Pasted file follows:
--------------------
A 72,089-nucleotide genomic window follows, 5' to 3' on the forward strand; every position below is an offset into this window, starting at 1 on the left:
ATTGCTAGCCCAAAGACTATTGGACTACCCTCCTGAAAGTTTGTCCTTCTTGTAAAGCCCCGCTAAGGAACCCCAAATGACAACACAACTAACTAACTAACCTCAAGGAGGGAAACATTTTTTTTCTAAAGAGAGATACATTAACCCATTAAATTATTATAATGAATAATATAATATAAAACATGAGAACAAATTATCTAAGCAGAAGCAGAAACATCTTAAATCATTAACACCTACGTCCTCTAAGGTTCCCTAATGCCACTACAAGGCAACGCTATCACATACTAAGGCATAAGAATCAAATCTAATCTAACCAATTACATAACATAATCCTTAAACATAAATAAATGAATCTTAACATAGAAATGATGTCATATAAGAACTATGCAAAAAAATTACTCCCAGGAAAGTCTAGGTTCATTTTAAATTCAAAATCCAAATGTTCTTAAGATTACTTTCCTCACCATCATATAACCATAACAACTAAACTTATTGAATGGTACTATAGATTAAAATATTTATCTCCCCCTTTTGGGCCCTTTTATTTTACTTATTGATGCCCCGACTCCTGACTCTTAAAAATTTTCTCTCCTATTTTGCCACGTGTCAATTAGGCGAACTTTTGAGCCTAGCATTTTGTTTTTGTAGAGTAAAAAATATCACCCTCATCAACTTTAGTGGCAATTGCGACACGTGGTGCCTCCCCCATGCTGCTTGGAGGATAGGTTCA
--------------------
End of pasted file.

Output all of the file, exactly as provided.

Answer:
A 72,089-nucleotide genomic window follows, 5' to 3' on the forward strand; every position below is an offset into this window, starting at 1 on the left:
ATTGCTAGCCCAAAGACTATTGGACTACCCTCCTGAAAGTTTGTCCTTCTTGTAAAGCCCCGCTAAGGAACCCCAAATGACAACACAACTAACTAACTAACCTCAAGGAGGGAAACATTTTTTTTCTAAAGAGAGATACATTAACCCATTAAATTATTATAATGAATAATATAATATAAAACATGAGAACAAATTATCTAAGCAGAAGCAGAAACATCTTAAATCATTAACACCTACGTCCTCTAAGGTTCCCTAATGCCACTACAAGGCAACGCTATCACATACTAAGGCATAAGAATCAAATCTAATCTAACCAATTACATAACATAATCCTTAAACATAAATAAATGAATCTTAACATAGAAATGATGTCATATAAGAACTATGCAAAAAAATTACTCCCAGGAAAGTCTAGGTTCATTTTAAATTCAAAATCCAAATGTTCTTAAGATTACTTTCCTCACCATCATATAACCATAACAACTAAACTTATTGAATGGTACTATAGATTAAAATATTTATCTCCCCCTTTTGGGCCCTTTTATTTTACTTATTGATGCCCCGACTCCTGACTCTTAAAAATTTTCTCTCCTATTTTGCCACGTGTCAATTAGGCGAACTTTTGAGCCTAGCATTTTGTTTTTGTAGAGTAAAAAATATCACCCTCATCAACTTTAGTGGCAATTGCGACACGTGGTGCCTCCCCCATGCTGCTTGGAGGATAGGTTCA